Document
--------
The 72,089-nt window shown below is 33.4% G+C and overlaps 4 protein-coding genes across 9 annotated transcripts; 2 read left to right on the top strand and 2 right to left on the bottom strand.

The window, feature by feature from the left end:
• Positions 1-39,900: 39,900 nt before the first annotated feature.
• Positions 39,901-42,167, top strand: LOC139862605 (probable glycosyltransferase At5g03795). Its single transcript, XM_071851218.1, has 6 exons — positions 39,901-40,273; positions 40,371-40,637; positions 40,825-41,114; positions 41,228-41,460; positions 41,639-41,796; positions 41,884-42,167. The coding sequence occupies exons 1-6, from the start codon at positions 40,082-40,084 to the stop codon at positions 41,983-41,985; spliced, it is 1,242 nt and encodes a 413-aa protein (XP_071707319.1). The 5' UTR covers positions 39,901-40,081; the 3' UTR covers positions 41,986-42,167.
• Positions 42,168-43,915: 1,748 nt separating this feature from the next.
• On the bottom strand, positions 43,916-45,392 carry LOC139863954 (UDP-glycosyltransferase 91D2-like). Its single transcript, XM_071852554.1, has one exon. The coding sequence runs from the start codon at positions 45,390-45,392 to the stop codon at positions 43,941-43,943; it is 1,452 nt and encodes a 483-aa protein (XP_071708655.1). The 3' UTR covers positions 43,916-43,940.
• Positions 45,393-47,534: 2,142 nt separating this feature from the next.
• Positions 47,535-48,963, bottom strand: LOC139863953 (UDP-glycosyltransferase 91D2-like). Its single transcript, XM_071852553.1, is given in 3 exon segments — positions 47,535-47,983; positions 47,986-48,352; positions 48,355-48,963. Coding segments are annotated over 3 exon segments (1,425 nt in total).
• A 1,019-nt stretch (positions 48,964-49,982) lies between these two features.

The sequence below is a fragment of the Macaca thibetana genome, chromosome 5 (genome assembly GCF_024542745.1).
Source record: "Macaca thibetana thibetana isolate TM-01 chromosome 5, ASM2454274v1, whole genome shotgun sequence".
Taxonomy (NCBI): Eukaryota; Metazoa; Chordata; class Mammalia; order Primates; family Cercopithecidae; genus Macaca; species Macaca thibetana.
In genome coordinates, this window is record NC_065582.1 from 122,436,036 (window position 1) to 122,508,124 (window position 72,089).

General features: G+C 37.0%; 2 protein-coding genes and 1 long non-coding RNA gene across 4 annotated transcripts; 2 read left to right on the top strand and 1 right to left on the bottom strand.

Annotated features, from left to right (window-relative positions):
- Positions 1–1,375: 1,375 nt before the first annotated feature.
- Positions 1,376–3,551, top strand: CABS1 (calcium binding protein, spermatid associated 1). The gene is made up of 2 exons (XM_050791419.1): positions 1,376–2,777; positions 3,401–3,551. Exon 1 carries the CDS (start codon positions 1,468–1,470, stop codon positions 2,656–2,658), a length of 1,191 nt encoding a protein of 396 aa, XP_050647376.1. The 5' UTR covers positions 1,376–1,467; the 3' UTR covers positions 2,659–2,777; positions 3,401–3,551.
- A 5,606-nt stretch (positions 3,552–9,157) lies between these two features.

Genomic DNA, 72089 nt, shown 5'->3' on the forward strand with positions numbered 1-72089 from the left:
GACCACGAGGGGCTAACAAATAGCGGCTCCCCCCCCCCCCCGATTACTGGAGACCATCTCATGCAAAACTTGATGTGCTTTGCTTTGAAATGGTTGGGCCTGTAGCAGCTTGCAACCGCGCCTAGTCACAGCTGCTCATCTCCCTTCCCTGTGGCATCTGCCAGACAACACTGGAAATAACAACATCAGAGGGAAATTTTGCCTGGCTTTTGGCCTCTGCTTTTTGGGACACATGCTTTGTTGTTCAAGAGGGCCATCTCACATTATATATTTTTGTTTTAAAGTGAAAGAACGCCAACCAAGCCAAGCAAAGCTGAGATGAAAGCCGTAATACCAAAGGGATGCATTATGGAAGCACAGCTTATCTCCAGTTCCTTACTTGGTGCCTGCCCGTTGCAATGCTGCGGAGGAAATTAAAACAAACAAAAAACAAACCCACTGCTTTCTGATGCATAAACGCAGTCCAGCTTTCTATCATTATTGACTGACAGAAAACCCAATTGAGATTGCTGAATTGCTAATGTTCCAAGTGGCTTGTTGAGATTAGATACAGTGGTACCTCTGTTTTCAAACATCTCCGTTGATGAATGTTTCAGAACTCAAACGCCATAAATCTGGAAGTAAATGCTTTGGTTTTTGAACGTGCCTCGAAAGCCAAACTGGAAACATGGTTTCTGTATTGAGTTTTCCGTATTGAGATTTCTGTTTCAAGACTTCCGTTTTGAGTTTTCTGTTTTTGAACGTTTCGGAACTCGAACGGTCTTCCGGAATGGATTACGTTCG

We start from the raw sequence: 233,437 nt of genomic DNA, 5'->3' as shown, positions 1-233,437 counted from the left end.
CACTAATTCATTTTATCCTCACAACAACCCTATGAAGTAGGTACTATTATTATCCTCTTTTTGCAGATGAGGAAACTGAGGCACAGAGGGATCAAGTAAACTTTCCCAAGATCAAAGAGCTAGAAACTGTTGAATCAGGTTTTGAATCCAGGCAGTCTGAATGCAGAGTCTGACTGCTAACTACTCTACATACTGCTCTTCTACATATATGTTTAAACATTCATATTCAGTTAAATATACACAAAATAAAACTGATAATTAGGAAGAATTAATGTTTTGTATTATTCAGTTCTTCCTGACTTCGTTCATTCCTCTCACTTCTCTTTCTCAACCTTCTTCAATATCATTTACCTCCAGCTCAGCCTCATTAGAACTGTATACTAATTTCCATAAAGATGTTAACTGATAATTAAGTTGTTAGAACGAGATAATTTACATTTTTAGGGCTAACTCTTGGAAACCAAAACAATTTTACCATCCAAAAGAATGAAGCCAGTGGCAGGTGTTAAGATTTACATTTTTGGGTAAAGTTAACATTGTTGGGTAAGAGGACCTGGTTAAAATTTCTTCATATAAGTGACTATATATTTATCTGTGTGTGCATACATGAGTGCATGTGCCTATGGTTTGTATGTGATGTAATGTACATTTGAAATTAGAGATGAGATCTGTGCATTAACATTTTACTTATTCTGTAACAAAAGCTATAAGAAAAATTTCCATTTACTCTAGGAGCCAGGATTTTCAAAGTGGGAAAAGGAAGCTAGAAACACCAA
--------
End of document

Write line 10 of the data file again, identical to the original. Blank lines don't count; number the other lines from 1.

The sequence below is a fragment of the Macaca thibetana genome, chromosome 5 (genome assembly GCF_024542745.1).